Khara concurred, suggesting Moscow still has the entire coastline in its sights. "They also need to advance in the south, through Mariupol towards Odesa," he said.

Zagorodnyuk explained that the struggling Russian forces need to rest. "They also move out for 'recovery,'" he explained. "Units were deeply damaged, lost lots of soldiers, officers, equipment, very low morale. So they go for rest, recovery, replenishment of supplies. And then come back where needed."

Kyiv is not yet out of the woods, former officials said. "We degraded the ability of those retreating forces to advance," Khara said. "As far as I know, they're withdrawing forces from the northwest and northeast, not from the north where they're entrenching.

"The Russians aren't going to stop trying to get into the capital. Today, my friends in the northern part of the city and on the left bank—the eastern part—heard light arms fire."

The capital is only some 50 miles from the Belarus border, and Russian troops will likely remain in defensive positions in the forests north of the city. Pressure on Kyiv will give Russia much-needed leverage, especially if the invasion continues to flounder.

"They may threaten Kyiv again, just for negotiations," Ryzhenko said, noting that if the Russians can take Donbas and the south coast, then Kyiv would be a logical next target.

Z painted on damaged Russian vehicle Ukraine
A "Z" is seen painted on a destroyed Russian military vehicle on March 29, 2022 in Trostyanets, Ukraine. Chris McGrath/Getty Images

The war has been punishing for Russia. Ukraine claims Russia has lost more than 17,500 soldiers killed in slightly more than a month of fighting. The Pentagon's estimate is lower, at somewhere between 7,000 and 15,000. Russia has given much lower figures.

Russia's invasion has spurred a historic anti-Moscow realignment in the West. Ukraine, Georgia and Moldova have all applied to join the European Union.

The bloc's leading powers have adopted severe sanctions on Moscow, perhaps with more still to come. The Kremlin is more isolated than ever on the world stage, though maintains close ties with China and India.

Such international support might still carry Putin through his troubled invasion to eventual victory. "If he believes that losses are tolerable and there's backing from China and India, he might turn all he has towards Kyiv," Khara warned.

Meanwhile, former officials said the West must maintain and intensify pressure on Russia. "The West must press on Putin, and not let him make money," Ryzhenko said. "If they can make money, they can pursue this idea of a 'Soviet Union 2.0'."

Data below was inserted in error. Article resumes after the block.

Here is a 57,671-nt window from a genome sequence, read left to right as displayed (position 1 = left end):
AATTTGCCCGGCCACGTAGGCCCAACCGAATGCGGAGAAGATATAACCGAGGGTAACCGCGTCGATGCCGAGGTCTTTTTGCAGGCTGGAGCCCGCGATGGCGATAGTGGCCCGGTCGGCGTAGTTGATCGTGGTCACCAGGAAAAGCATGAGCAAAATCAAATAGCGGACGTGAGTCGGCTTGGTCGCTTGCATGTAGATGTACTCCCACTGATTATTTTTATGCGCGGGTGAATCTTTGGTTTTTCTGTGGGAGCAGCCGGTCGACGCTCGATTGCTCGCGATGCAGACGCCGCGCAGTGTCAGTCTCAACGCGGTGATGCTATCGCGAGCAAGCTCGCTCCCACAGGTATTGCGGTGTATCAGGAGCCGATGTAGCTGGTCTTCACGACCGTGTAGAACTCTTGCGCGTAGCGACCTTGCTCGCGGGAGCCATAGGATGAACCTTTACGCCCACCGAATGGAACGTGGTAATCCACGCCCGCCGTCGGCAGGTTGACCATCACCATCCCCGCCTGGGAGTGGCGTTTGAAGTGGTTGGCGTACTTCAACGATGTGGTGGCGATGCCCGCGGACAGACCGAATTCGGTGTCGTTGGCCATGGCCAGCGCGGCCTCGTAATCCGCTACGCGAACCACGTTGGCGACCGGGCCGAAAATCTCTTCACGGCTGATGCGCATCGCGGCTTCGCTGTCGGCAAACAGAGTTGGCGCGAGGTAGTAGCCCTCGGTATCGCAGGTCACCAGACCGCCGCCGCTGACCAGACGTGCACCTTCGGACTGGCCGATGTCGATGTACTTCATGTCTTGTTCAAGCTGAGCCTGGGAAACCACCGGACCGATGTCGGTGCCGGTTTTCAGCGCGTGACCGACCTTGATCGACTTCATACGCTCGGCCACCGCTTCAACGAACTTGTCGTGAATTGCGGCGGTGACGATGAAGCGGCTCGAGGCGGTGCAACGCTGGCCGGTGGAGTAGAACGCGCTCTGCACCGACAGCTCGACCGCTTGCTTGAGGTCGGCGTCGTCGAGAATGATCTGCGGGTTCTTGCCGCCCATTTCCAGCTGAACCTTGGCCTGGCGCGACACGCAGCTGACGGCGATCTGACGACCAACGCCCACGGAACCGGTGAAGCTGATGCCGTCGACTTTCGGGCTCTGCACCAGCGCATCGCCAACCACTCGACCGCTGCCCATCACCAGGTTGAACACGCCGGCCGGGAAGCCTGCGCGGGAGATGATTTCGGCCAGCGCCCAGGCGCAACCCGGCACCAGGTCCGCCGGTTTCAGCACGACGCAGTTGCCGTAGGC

Khara said the supposed withdrawal is likely a ploy to ease economic pressure. "Russians honor agreements only if their violation has dire consequences," he said. "So they're trying to portray their retreat as a sign of goodwill."

"I don't believe there's room for diplomacy yet," Khara added. "And I'm angry about stupid proposals of the Ukrainian delegation...We're showing readiness to give up crucial positions and get nothing in return."

Zelensky is walking a difficult line between war and peace.

It is unlikely the fighting will stop without a Ukrainian commitment to never join NATO—a concession Zelensky has already offered multiple times—and some kind of recognition of Russian control or influence over Crimea and the occupied Donbas.

Newsweek has contacted the Russian Foreign Ministry for comment.

In lieu of NATO membership, Kyiv is proposing a security guarantee signed by powerful NATO nations including the U.S., U.K., Germany, France, or Turkey.

"There's no way—beyond NATO or a defense treaty with the U.S.—to guarantee our security versus a nuclear state, i.e. Russia," Khara said. "And on top of that, we're ready not just to turn to neutral status—a strategic mistake—but to give Russia a say in what weapons we may deploy and whether we can conduct drills with foreign militaries."

Territorial concessions of any kind are especially politically toxic in Ukraine. Unlike Putin, Zelensky will have to navigate public opinion in any peace deal. The president has said that any peace proposals will be put to a public vote.

A motivated and confident Ukrainian public will be a major obstacle to any peace deal considered damaging for national interests.

03-31-22 10:20 a.m. ET: This article has been updated to include comments from Ukraine's former defense minister Andriy Zagorodnyuk.